10. The method of claim 6, wherein the first and second mathematical FEC functions are independent.
11. The method of claim 5, wherein the second FEC value is not transmitted.
12. The method of claim 6, wherein the first FEC value is embedded in a FEC packet and the FEC packet is transmitted.
13. The method of claim 12, wherein the FEC packet is transmitted as part of its respective group of packets before being transmitted.
14. The method of claim 6, wherein a packet header includes a size of each data packet in a packet group.
15. The method of claim 6, wherein the data packets in the packet group have variable sizes and the size of each data packet in the packet group is transmitted.
16. The method of claim 15, wherein the second FEC value in the packet group is appended to at least one of the data packets in the packet group and the first and second mathematical functions are applied to the values of data packets in the packet group with the appended second FEC value.
17. The method of claim 16, wherein the second FEC value in the packet group is not appended to a longest sized data packet in the packet group.
18. The method of claim 16, wherein a total size of each appended data packet is at most equal to that of a longest non-appended data packet in the packet group.
19. The method of claim 18, wherein the second FEC value is appended to more than one of the data packets and the second FEC value is subdivided between the data packets to prevent overlap between each subdivision.
20. The method of claim 6, wherein the data for transmission includes video data.
21. A system comprising:
an encoder to generate a plurality of forward error correction (FEC) values including a FEC value for transmission and an untransmitted FEC value for each respective group of packets to be transmitted, the FEC values calculated from a mathematical function applied to data in the respective group of packets and to an untransmitted FEC value from a group of packets previous to the respective group of packets; and
a transmitter to transmit each respective group of packets with the FEC value for transmission with the respective group of packets.
22. A system comprising:
a receiving device to receive a sequence of packet groups, each respective packet group originally including data packets and a forward error correction (FEC) packet calculated from data packets in the respective packet group and an untransmitted FEC value for a preceding packet group, the preceding packet group preceding the respective packet group; and
a decoding device to identify a first packet group in the sequence with recoverable data packets and a recoverable untransmitted FEC value and to recursively recover the data packets and the untransmitted FEC values from the identified first packet group and any packet groups preceding the identified first packet group.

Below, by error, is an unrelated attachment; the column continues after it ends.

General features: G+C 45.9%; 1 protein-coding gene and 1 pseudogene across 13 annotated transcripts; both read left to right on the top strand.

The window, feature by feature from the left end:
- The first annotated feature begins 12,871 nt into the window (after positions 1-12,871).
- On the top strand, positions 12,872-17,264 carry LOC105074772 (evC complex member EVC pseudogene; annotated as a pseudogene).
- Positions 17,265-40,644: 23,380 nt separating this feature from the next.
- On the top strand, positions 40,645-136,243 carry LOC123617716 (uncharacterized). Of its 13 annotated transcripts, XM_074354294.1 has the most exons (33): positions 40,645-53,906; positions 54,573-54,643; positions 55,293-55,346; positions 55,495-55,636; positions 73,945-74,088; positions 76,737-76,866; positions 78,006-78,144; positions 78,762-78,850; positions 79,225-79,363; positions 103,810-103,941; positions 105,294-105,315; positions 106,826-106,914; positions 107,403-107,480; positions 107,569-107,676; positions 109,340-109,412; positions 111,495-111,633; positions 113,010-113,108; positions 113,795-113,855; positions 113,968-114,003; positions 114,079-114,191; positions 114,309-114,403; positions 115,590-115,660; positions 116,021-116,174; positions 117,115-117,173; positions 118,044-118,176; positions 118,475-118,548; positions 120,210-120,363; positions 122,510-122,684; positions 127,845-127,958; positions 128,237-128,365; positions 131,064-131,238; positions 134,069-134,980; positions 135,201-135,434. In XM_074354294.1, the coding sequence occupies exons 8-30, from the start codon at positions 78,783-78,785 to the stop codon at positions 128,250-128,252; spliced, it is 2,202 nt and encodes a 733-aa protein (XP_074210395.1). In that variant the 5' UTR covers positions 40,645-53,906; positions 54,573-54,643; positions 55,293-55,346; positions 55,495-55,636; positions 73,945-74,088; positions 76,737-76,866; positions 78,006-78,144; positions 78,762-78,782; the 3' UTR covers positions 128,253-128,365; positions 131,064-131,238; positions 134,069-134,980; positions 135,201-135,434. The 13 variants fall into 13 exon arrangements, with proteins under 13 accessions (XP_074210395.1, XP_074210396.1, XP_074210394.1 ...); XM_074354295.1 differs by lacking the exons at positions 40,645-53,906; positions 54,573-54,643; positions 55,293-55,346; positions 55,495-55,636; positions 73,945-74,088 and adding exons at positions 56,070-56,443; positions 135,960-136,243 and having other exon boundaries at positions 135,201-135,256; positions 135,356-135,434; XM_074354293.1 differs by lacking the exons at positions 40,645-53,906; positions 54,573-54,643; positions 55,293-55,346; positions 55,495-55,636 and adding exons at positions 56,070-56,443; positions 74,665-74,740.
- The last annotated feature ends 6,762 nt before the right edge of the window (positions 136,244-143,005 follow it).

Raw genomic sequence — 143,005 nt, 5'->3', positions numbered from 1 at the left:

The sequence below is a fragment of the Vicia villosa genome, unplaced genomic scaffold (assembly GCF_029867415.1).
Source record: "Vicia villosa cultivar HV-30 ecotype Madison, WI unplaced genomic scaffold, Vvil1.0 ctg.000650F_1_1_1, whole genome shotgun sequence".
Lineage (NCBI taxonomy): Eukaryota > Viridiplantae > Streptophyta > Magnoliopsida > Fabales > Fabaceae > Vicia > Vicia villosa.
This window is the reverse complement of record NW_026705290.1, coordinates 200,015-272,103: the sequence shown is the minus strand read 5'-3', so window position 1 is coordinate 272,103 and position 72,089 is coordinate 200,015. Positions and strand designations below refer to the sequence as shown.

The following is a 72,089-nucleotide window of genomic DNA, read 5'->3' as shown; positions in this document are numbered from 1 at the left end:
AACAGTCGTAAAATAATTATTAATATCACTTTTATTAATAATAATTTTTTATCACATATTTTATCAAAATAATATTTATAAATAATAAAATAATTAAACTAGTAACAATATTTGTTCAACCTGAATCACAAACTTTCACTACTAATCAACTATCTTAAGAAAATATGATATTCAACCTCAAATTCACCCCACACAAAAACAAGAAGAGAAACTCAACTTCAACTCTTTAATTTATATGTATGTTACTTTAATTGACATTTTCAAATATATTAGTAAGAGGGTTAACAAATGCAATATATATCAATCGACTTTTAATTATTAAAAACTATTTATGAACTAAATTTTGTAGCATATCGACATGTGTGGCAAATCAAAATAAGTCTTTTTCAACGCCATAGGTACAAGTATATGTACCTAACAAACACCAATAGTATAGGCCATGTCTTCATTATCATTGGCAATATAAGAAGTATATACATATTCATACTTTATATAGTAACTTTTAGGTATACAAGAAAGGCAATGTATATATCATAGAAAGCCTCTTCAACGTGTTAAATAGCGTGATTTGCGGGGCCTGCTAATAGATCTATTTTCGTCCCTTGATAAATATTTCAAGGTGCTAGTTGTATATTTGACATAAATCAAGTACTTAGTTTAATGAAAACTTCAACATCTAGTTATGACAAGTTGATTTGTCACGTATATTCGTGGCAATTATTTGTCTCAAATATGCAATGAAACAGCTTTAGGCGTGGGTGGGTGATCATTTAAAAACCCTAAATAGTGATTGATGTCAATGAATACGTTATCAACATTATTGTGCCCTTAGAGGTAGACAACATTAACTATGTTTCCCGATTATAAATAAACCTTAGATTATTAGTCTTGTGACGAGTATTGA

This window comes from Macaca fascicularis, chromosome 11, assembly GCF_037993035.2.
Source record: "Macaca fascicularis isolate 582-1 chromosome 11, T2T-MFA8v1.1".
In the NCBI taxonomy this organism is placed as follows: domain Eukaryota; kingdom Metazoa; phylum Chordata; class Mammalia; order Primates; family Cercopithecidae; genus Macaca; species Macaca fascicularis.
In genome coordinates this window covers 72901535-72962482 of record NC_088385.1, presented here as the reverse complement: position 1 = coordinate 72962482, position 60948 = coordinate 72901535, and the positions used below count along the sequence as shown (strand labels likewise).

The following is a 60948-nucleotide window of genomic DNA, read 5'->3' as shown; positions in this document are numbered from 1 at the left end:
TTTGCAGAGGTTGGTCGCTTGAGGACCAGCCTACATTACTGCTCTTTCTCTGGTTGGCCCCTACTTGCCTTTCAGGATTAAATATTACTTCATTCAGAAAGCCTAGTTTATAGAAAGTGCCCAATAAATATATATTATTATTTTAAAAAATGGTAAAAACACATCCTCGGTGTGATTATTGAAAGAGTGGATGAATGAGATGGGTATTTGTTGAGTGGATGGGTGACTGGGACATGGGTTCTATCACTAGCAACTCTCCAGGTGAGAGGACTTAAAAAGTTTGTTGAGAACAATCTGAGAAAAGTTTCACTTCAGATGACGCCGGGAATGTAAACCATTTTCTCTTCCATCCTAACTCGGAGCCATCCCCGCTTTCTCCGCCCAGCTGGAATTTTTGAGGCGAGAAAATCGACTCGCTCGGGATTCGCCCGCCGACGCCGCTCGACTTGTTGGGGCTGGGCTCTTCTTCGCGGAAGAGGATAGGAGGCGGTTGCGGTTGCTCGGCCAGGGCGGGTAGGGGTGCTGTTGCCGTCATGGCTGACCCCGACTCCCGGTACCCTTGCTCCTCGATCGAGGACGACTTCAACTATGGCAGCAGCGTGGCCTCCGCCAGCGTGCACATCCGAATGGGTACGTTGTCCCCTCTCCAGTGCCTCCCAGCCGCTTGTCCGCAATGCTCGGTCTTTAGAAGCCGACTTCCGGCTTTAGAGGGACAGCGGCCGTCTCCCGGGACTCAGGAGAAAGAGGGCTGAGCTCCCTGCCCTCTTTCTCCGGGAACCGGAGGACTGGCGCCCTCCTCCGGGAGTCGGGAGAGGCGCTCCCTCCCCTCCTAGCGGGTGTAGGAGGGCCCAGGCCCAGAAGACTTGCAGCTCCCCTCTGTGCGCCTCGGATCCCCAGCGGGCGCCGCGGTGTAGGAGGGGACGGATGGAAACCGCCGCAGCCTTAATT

23. The transmission method of claim 1, wherein the forward error correction formula includes adding redundant information to the generated FEC packets to reconstruct lost packets.
24. A transmission method, comprising:
organizing data packets for transmission into packet groups,
for a first packet group, generating a plurality of FEC packets according to at least one forward error correction (FEC) formula, each FEC packet generated from data packets of the first packet group and from a FEC packet generated for a prior packet group relative to the first packet group, wherein said generating is performed for each of the packet groups, and
transmitting the data packets and a subset of the FEC packets to a receiver.
25. A transmission method for performing a first transmission of first data packets, comprising:
organizing the first data packets for transmission into packet groups,
for each packet group, generating a plurality of FEC packets according to at least one forward error correction (FEC) formula, each FEC packet generated from data packets of the packet group and from a FEC packet generated for a prior packet group from a prior transmission, and
transmitting the data packets and a subset of the FEC packets to a receiver.
26. A transmission method comprising:
organizing data packets for transmission into a plurality of packet groups;
generating a first plurality of FEC packets associated with a first packet group from the plurality of packet groups, according to at least one forward error correction (FEC) formula, wherein each FEC packet of the first plurality of FEC packets is generated from data packets of the first packet group and from at least one of a second plurality of FEC packets associated with a second packet group from the plurality of packet groups, wherein the second packet group precedes the first packet group in the plurality of packet groups; and
transmitting the data packets of the first packet group and a subset of the first plurality of FEC packets to a receiver.